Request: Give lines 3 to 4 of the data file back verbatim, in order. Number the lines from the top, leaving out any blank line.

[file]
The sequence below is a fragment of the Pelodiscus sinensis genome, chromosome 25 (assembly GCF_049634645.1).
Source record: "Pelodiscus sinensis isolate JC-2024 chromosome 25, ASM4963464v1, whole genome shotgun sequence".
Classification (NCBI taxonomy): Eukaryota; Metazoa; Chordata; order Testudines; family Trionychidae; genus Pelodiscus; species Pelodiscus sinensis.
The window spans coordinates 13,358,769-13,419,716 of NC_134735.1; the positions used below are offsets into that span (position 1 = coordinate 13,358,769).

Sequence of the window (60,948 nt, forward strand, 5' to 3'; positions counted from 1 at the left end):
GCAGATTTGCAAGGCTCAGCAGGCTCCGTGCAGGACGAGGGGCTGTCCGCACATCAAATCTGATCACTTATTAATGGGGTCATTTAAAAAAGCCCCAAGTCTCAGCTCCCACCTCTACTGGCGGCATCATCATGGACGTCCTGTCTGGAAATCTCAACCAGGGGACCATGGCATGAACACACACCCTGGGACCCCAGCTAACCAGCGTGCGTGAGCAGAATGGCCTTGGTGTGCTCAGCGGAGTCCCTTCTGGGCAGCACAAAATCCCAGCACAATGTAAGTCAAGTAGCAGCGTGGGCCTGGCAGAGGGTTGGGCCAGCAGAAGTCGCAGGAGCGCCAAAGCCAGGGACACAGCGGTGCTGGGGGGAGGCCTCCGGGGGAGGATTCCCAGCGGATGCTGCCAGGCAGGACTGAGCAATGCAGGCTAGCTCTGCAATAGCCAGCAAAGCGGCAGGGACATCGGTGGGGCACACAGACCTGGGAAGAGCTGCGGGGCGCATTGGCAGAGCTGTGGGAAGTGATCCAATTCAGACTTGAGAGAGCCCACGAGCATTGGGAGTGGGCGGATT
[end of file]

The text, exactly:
Classification (NCBI taxonomy): Eukaryota; Metazoa; Chordata; order Testudines; family Trionychidae; genus Pelodiscus; species Pelodiscus sinensis.
The window spans coordinates 13,358,769-13,419,716 of NC_134735.1; the positions used below are offsets into that span (position 1 = coordinate 13,358,769).